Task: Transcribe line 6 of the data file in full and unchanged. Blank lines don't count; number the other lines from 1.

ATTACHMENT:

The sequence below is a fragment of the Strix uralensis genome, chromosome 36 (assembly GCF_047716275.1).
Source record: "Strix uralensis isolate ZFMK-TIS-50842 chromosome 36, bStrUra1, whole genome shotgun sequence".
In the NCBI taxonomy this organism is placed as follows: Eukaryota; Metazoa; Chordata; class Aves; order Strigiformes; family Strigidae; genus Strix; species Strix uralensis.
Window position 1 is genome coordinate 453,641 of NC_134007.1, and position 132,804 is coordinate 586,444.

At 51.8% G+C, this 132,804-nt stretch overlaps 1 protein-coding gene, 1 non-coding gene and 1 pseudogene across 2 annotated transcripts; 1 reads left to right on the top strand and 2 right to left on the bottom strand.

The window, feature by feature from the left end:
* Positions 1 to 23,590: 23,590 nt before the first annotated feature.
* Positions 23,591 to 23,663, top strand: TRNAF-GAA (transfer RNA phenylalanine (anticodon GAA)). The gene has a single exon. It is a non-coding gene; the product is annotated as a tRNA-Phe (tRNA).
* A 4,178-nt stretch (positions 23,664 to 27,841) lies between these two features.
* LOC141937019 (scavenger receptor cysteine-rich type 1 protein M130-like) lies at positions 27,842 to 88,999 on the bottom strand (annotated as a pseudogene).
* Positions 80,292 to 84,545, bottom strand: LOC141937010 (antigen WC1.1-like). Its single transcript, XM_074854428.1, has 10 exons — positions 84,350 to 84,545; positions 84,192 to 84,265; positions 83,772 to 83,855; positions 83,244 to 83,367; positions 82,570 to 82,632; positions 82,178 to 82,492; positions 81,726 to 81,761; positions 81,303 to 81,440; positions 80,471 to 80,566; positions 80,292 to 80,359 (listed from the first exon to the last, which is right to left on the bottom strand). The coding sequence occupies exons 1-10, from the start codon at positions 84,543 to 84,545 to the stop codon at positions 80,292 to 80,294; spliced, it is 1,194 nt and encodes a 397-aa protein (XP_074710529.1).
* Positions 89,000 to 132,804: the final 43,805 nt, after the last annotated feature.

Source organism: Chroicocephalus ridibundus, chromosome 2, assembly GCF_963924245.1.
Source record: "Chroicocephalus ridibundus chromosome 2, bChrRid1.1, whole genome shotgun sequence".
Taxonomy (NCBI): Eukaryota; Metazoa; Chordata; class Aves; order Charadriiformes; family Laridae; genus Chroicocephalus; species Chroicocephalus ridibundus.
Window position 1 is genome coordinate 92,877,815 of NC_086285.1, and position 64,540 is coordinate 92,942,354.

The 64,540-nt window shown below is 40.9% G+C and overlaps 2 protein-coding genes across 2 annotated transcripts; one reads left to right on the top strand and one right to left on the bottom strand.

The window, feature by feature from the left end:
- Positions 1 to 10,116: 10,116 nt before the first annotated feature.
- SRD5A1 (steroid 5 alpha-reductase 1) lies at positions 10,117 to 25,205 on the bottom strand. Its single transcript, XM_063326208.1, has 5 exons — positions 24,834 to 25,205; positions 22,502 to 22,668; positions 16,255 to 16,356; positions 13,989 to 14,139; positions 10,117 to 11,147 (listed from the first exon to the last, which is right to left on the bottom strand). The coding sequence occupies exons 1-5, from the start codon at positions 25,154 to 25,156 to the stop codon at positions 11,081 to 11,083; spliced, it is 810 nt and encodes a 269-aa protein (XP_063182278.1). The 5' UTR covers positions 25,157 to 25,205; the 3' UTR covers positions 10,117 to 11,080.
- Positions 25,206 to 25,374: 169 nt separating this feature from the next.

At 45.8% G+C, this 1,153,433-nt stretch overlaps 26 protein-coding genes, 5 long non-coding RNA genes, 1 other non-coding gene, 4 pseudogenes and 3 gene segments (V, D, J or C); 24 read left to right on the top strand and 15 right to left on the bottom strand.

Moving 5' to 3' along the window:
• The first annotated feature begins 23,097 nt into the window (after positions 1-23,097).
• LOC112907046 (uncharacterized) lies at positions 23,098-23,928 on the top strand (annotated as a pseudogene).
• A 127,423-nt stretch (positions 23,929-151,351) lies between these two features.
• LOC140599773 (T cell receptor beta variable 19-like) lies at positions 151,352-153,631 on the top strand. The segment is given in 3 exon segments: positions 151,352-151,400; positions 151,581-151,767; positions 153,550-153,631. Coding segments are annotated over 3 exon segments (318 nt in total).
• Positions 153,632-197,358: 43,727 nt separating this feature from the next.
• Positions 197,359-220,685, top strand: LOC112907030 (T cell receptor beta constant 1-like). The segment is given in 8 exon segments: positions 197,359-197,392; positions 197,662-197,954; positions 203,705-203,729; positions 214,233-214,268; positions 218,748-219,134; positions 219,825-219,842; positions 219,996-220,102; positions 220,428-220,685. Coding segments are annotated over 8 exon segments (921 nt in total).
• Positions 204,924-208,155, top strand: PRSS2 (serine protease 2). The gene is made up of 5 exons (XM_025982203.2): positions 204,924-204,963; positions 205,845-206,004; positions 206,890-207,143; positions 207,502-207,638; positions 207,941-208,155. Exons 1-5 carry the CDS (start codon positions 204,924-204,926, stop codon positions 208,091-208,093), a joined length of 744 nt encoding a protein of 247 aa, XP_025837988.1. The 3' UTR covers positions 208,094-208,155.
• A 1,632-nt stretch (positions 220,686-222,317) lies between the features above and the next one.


The window, feature by feature from the left end: